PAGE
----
The Big Dig: Was it worth it?

BOSTON — The Big Dig was the biggest highway project in the country’s history and one that promised relief from the daily torture of driving in and out of downtown Boston.

Despite the billions of dollars spent to depress the Central Artery, the region’s traffic woes seem worse than ever.

A recent session at a conference sponsored by the Urban Land Institute posed the question of whether the mega-project fulfilled its original objectives.

Boston 25 News asked people around South Station about the Big Dig’s impact on traffic. One woman said she thinks it is still bad and that the new roadway encouraged people to drive instead of taking the T.  Another man said he thought it had not helped move traffic along any better.

Richard Dimino, the city’s transportation commissioner when the project was gearing up, believes the region would be in far worse shape if a new central highway system had not been built. %



“Imagine if we had one tunnel going to the airport," Dimino said. "Second, imagine if we still had the elevated central highway system with the limited lane capacity and the on and off ramps the way they were originally configured.”

One driver said the elevated highway was a horrible driving experience and thought Boston looked much better without that big green structure cutting the city in half.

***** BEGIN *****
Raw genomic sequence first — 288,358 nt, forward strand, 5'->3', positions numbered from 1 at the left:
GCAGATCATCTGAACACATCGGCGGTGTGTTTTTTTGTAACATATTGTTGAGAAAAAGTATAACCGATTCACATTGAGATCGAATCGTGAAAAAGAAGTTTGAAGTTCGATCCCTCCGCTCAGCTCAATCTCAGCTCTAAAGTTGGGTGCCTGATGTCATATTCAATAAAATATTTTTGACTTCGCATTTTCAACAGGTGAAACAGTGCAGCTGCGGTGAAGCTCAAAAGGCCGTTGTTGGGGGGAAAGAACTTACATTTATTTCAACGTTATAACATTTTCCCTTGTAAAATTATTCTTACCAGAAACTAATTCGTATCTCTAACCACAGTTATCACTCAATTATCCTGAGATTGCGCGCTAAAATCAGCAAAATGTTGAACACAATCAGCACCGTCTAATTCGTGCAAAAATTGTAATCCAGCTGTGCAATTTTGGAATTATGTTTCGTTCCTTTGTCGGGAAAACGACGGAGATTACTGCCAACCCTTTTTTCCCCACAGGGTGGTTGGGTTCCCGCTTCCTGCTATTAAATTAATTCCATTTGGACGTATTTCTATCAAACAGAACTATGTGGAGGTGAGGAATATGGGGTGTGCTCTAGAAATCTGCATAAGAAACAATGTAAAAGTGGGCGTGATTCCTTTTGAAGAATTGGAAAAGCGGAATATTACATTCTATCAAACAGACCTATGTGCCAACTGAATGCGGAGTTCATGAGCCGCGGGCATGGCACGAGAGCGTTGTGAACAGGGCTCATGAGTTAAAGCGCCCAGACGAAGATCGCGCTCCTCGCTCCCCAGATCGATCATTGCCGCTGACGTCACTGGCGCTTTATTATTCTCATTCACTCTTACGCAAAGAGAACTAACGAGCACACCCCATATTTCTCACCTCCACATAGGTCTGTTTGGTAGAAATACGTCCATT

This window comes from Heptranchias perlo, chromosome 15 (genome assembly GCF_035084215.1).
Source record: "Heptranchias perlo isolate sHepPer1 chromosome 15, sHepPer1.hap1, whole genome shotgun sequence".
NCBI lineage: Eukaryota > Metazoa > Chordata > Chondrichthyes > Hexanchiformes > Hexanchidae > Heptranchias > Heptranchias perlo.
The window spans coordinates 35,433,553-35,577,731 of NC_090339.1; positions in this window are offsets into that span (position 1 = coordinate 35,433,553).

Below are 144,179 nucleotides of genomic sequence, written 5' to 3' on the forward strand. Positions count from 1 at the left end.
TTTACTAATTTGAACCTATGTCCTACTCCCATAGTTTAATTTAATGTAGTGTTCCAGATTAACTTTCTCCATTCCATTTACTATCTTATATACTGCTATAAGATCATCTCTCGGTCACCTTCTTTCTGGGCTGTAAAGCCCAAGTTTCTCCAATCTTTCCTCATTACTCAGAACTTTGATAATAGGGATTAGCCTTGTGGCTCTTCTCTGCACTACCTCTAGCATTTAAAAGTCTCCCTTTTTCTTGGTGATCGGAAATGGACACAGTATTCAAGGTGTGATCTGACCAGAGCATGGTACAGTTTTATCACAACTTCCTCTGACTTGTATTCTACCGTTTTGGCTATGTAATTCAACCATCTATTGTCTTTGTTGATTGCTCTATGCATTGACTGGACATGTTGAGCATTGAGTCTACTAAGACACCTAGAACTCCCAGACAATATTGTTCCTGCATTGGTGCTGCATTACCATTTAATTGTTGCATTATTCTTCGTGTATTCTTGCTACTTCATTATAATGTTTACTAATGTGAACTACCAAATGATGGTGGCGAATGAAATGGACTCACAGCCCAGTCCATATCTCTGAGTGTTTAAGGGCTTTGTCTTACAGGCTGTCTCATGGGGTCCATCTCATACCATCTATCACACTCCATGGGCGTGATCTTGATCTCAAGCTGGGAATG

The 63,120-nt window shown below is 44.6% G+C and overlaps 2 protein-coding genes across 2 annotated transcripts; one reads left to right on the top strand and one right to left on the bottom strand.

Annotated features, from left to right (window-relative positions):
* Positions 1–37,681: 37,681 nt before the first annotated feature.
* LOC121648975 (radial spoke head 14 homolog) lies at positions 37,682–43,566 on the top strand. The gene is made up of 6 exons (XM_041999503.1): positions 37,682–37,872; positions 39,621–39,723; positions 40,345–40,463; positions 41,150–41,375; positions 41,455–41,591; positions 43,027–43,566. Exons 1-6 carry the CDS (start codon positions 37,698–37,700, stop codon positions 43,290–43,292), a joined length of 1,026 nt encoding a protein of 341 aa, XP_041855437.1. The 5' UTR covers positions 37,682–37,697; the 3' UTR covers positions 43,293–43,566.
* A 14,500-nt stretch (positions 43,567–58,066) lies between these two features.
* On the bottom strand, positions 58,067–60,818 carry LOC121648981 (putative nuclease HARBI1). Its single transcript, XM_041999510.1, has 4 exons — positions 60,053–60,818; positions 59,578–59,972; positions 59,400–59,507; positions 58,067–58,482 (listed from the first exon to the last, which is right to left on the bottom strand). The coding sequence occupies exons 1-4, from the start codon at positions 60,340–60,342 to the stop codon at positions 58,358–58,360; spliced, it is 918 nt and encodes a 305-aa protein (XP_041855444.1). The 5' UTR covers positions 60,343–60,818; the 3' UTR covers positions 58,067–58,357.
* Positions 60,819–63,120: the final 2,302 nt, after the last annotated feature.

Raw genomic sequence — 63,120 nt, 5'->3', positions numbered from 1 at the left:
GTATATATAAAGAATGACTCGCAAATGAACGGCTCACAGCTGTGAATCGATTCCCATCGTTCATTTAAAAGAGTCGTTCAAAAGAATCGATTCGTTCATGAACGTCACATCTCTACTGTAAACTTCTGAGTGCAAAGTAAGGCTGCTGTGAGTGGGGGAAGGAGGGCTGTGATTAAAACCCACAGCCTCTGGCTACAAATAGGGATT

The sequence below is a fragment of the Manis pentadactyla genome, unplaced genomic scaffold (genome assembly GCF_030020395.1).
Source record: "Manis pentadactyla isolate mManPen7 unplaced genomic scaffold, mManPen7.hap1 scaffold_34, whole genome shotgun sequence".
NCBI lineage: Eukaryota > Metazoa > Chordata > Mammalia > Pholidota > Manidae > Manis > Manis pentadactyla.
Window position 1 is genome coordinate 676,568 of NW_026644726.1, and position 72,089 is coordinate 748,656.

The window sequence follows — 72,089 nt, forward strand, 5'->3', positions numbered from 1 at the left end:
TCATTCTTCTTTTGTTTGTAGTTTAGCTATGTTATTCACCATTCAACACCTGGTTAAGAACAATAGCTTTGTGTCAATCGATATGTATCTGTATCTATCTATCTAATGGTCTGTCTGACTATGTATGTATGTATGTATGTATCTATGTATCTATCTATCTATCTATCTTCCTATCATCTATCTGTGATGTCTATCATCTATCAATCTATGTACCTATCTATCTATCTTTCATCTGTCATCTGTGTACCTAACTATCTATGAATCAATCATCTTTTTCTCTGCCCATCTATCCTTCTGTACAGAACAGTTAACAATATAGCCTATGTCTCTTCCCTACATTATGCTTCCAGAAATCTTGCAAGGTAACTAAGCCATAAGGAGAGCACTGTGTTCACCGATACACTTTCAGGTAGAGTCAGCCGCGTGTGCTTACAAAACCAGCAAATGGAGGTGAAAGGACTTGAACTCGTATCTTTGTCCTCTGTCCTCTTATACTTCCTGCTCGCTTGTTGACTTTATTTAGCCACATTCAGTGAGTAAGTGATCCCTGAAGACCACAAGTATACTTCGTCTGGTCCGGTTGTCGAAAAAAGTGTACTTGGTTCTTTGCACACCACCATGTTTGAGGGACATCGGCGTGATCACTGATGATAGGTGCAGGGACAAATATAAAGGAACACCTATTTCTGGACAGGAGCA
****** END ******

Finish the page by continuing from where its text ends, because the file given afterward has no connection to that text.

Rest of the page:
When the structure came down, 27 acres of open space freed up and subsequently became the Rose Kennedy Greenway.

Scott Pollack of Arrowstreet helped design one of the parcels that was created when the elevated highway came down. He said planners did the best they could to envision how the city would grow when the project was first conceived 40 years ago.

“Did it solve all the traffic problems? No,” said Pollack.  “Is traffic better? Yes. When you’re trying to plan a project like this, what you’re trying to do is plan for flexibility and future change. I think they did better than we had a right to expect, but not as well as we could have hoped for.”%



Pollack recently gave a tour of the Greenway to visitors from all over the country who were here to learn from Boston’s experience.

“Part of the legacy of the Big Dig is not just the park and the highway, but the overall impact it's had on Boston," Pollack said.

Both Dimino and Pollack point out that the old elevated highway was falling apart and was going to need to be replaced one way or another. That meant there was going to be a big bill to pay whether it was put underground or not.

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